This video features scientists in New Zealand's Southern Alps, examining samples from the rocky landscape once dominated by glaciers. Their research, combined with other climate records, has revealed a link between glacial retreat and rising levels of carbon dioxide in the air.

In this series of activities students investigate the effects of black carbon on snow and ice melt in the Arctic. The lesson begins with an activity that introduces students to the concept of thermal energy and how light and dark surfaces reflect and absorb radiant energy differently. To help quantify the relationship between carbon
and ice melt, the wet lab activity has students create ice samples both with and without black carbon and then compare how they respond to radiant energy while considering implications for the Arctic.

In this activity, students conduct a life cycle assessment of energy used and produced in ethanol production, and a life cycle assessment of carbon dioxide used and produced in ethanol production.

In this activity learners investigate the link between ocean temperatures and hurricane intensity, analyze instrumental and historical data, and explore possible future changes.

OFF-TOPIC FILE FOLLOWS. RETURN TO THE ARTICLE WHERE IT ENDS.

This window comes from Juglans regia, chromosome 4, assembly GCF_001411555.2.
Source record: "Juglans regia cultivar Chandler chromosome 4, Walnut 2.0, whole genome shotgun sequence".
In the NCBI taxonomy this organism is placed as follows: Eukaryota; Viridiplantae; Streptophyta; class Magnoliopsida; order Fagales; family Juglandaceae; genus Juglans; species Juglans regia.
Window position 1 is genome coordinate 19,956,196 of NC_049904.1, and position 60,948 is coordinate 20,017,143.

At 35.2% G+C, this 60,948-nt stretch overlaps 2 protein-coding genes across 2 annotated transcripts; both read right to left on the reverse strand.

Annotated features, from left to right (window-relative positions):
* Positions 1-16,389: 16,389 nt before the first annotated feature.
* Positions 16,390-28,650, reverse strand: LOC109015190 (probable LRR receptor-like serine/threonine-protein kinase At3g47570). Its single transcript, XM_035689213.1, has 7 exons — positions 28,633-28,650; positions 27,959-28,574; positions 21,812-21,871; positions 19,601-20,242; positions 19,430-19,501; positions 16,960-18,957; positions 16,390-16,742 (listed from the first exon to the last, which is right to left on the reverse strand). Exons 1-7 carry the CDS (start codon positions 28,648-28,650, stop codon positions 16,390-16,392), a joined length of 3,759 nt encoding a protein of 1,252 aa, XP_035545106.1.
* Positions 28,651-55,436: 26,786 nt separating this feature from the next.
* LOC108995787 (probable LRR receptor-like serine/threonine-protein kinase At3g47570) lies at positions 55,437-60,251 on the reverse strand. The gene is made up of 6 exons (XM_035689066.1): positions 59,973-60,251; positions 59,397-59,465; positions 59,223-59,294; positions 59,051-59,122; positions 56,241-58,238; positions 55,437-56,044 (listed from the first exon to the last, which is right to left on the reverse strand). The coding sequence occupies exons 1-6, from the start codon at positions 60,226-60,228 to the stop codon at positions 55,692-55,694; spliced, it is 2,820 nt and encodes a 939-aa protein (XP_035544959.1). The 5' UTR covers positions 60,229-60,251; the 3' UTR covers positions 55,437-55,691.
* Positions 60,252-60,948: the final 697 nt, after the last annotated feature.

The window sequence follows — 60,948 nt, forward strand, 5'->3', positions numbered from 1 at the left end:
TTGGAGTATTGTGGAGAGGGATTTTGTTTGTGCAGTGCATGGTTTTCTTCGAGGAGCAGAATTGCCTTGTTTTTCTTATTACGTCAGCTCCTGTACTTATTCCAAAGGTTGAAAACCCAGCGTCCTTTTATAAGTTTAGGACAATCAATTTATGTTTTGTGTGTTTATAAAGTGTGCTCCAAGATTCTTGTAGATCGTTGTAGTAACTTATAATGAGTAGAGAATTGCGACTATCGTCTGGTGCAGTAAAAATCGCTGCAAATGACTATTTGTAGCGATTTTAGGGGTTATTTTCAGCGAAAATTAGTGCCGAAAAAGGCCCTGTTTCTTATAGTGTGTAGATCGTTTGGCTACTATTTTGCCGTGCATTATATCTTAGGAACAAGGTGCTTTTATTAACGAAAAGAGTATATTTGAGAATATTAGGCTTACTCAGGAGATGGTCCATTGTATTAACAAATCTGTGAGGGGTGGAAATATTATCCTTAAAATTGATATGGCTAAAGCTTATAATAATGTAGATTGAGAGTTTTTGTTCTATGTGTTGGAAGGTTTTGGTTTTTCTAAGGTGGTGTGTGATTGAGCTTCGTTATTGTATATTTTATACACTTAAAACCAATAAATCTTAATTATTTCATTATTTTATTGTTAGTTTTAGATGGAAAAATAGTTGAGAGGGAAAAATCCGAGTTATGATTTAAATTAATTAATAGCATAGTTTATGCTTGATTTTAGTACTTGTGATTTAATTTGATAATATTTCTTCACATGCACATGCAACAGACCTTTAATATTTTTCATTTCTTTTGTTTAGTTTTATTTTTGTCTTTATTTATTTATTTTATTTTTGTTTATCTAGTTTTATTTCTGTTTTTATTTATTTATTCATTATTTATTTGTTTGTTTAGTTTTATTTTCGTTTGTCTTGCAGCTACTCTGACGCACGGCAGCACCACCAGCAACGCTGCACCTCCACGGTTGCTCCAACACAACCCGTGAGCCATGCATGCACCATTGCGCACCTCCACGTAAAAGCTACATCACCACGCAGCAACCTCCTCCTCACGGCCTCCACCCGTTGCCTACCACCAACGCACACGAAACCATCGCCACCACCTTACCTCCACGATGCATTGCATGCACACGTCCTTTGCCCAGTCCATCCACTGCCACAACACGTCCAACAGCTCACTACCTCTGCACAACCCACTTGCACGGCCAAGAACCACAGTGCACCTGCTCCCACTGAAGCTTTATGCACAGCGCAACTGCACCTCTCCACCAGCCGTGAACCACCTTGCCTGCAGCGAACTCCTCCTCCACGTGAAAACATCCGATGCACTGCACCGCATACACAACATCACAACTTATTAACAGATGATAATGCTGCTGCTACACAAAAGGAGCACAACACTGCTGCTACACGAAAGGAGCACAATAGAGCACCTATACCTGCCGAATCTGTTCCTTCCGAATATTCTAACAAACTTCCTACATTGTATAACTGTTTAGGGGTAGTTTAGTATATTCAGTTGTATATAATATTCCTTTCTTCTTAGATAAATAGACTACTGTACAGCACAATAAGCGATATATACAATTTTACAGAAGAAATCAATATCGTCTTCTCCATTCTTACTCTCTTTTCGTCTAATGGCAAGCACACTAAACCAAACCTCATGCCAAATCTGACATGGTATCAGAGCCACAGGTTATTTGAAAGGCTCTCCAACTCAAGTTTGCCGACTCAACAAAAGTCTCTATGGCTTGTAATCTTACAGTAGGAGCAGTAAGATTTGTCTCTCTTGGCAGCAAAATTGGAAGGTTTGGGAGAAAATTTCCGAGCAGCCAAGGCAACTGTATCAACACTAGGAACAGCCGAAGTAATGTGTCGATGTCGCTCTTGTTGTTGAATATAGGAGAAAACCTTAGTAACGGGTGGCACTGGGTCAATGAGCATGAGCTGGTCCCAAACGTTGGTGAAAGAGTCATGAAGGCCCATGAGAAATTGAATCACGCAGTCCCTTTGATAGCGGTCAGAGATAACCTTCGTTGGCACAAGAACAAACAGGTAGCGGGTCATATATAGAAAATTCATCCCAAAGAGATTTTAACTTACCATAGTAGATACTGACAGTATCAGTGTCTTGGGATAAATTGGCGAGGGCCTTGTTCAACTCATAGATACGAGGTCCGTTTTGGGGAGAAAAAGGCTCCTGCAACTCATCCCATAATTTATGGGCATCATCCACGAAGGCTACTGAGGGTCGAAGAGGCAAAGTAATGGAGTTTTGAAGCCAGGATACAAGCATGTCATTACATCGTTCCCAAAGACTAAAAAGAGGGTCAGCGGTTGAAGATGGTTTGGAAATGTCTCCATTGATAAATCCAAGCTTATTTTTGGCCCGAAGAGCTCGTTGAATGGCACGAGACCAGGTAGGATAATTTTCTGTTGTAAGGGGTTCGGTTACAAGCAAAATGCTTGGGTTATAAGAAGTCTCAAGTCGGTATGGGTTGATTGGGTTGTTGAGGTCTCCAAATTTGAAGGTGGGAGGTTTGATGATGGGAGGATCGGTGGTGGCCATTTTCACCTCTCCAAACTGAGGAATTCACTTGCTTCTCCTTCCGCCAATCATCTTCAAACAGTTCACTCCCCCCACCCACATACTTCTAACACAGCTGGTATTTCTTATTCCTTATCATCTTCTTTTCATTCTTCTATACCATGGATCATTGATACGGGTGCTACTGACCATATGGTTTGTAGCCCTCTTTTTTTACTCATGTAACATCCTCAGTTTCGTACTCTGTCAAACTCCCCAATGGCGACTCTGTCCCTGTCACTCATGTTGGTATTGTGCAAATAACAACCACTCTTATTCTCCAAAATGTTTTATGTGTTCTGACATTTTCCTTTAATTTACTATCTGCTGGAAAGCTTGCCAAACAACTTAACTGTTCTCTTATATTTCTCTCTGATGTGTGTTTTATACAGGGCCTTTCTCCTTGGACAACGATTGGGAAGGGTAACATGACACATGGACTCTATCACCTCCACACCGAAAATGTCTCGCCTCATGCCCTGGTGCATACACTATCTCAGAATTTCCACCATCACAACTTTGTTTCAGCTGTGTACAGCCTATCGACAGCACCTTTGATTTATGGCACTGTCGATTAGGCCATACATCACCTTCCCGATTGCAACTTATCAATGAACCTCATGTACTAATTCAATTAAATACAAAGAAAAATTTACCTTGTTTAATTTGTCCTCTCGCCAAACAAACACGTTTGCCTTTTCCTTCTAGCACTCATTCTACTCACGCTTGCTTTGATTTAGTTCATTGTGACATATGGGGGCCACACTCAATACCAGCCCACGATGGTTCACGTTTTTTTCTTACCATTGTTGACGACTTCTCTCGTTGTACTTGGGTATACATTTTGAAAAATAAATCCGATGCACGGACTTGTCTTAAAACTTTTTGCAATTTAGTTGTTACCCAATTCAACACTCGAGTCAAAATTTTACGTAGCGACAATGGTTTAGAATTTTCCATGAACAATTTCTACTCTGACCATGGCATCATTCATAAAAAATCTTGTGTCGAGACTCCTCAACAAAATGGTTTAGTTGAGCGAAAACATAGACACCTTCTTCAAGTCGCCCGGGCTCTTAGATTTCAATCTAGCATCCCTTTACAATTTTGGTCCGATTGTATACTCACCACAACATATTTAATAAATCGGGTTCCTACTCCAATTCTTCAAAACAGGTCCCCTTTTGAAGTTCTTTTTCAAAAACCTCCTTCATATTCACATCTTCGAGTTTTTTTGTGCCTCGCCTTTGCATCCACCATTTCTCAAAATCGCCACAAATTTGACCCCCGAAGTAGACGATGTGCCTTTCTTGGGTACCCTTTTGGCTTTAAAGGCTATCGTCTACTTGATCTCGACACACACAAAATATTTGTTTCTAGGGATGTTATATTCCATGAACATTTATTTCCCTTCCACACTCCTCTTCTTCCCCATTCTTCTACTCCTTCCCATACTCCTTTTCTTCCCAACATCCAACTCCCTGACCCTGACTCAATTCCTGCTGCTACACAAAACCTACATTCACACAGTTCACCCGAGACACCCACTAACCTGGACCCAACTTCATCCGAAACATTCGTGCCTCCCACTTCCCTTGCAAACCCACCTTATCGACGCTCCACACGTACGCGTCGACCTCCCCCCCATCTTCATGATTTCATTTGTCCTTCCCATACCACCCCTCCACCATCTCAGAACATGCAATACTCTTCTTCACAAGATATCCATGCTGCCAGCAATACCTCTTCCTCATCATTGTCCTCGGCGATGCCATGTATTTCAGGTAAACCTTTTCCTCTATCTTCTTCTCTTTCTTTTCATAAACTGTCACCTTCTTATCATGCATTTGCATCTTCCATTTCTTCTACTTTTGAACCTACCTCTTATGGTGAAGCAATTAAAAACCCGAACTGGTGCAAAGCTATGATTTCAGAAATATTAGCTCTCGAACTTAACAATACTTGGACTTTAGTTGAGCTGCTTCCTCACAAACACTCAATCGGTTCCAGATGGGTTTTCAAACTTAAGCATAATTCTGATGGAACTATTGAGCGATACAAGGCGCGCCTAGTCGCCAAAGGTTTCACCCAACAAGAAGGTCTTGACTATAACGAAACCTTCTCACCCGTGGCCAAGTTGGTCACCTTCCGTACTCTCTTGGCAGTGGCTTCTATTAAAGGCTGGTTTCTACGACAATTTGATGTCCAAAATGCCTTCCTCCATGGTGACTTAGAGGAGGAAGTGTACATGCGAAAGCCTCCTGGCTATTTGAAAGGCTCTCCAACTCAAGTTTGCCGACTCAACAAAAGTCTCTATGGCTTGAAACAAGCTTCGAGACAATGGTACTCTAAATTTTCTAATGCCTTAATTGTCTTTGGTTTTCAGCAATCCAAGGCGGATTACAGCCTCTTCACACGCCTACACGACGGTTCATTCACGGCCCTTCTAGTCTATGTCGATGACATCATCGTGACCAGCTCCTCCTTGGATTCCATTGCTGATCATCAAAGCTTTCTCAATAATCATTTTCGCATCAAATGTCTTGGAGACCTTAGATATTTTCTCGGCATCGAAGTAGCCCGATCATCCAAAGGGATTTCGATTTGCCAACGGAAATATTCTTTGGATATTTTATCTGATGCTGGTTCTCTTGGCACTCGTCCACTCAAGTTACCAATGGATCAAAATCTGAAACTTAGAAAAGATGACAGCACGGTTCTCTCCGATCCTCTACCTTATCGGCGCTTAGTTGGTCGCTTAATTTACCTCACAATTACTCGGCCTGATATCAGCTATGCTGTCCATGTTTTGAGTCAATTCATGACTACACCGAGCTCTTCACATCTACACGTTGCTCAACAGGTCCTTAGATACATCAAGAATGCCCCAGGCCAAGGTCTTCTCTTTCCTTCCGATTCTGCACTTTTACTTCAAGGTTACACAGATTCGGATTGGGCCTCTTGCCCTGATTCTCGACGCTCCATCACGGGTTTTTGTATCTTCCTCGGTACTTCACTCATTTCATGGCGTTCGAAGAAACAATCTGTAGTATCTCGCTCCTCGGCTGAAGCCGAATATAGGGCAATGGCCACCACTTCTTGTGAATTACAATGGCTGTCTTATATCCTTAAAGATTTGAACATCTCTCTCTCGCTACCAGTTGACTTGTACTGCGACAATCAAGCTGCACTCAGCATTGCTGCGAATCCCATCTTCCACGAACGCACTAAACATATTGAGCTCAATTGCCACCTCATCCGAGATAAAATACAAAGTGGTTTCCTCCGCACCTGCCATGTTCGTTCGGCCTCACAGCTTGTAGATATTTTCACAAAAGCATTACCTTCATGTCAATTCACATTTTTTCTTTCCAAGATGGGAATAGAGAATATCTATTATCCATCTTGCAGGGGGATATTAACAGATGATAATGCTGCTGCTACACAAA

In this JAVA-based interactive modeling activity, students are introduced to the concepts of mass balance, flow rates, and equilibrium using a simple water bucket model. Students can vary flow rate into the bucket, initial water level in the bucket, and residence time of water in the bucket. After running the model, the bucket's water level as a function of time is presented graphically and in tabular form.

This NASA video provides a nice overview of Earth's water cycle from the perspective of looking at Earth from space.

This animated visualization was created for the planetarium film 'Dynamic Earth'. It illustrates the trail of energy that flows from atmospheric wind currents to ocean currents.

This is an interactive website that provides descriptive information and data related to ten key climate indicators. These climate indicators and related resources show global patterns and data that are intuitive and compelling teaching tools.

This video discusses two key signs of global change in the Southern Ocean: changes in Antarctic bottom water and ocean acidification.

In this role-play activity, students take the roles of various important players in the climate change policy negotiation including politicians, scientists, environmentalists, and industry representatives. Working in these roles, students must take a position, debate with others, and then vote on legislation designed to reduce greenhouse gas emissions in the United States. Can be used in a variety of courses including writing and rhetoric, and social sciences.